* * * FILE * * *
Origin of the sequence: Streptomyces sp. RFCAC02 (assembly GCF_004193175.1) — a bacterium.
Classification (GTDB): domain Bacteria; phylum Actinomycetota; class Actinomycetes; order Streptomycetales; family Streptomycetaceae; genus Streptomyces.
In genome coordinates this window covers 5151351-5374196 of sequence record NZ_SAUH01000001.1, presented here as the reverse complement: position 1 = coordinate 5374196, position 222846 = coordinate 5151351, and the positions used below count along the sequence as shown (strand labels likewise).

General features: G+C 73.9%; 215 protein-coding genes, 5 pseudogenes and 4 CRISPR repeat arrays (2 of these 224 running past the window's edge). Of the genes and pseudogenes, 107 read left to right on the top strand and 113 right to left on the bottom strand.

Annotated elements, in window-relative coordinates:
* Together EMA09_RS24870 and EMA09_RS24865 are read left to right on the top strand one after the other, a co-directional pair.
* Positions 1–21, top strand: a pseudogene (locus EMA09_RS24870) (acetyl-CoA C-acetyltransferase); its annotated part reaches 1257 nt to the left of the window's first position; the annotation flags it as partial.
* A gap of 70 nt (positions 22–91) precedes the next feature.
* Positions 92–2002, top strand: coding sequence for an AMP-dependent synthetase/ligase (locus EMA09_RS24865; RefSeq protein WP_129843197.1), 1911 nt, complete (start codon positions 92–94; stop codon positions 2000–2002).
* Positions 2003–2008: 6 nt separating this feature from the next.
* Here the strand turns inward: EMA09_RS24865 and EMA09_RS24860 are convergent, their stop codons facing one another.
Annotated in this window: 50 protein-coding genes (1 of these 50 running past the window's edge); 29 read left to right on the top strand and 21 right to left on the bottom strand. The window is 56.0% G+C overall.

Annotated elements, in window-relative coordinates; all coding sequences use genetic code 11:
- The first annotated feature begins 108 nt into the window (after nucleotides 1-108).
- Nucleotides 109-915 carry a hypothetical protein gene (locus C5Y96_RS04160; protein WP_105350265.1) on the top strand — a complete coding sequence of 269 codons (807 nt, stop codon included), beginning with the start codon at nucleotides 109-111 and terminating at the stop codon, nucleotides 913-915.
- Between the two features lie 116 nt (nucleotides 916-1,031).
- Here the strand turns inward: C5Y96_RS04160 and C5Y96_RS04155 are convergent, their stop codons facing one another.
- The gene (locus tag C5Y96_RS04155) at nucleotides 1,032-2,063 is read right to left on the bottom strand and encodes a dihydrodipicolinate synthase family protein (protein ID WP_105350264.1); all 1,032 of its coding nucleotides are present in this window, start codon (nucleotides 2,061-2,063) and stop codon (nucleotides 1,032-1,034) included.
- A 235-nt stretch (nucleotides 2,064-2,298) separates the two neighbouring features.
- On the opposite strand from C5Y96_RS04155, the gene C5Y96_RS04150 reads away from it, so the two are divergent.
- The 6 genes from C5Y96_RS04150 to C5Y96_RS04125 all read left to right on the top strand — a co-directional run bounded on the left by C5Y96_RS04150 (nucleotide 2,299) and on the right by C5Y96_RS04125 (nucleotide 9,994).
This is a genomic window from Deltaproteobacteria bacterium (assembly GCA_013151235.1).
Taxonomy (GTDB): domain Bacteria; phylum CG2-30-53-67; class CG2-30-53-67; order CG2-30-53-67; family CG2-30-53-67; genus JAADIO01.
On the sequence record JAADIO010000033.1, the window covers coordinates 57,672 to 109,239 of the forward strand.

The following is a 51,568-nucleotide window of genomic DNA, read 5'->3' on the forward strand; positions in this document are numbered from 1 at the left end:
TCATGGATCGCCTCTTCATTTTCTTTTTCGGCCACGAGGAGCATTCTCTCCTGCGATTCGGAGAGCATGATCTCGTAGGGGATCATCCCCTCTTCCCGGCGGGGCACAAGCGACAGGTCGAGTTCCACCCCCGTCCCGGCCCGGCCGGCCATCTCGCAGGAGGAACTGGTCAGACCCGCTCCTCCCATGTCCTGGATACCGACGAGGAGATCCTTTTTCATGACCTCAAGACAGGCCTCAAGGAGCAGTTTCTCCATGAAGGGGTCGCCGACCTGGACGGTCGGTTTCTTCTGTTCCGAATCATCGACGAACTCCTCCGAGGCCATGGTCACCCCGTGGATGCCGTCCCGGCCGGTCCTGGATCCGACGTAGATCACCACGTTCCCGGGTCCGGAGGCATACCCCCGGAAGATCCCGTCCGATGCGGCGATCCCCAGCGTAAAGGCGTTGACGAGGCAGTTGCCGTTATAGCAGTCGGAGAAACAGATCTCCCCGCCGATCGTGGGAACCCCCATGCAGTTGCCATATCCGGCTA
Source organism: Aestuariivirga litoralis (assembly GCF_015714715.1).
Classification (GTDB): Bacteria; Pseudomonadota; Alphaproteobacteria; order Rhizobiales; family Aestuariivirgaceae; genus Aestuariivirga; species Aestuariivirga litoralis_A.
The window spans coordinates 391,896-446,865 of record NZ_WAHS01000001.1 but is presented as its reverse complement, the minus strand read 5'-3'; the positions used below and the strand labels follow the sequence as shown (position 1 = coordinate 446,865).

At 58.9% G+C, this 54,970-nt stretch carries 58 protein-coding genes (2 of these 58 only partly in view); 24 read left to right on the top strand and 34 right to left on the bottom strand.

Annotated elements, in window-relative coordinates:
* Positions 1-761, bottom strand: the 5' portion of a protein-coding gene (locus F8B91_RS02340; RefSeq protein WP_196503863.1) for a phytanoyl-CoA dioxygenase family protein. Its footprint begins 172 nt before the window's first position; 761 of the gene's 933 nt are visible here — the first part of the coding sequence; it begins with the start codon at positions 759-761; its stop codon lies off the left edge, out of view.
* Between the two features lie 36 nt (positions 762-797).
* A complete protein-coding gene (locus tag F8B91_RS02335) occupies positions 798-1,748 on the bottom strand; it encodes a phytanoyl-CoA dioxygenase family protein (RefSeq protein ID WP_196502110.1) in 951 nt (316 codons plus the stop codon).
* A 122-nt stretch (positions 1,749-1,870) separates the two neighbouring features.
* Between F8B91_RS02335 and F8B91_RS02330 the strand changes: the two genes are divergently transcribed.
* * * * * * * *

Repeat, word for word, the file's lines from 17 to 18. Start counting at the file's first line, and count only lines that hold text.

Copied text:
- Here the strand turns inward: C5Y96_RS04160 and C5Y96_RS04155 are convergent, their stop codons facing one another.
- The gene (locus tag C5Y96_RS04155) at nucleotides 1,032-2,063 is read right to left on the bottom strand and encodes a dihydrodipicolinate synthase family protein (protein ID WP_105350264.1); all 1,032 of its coding nucleotides are present in this window, start codon (nucleotides 2,061-2,063) and stop codon (nucleotides 1,032-1,034) included.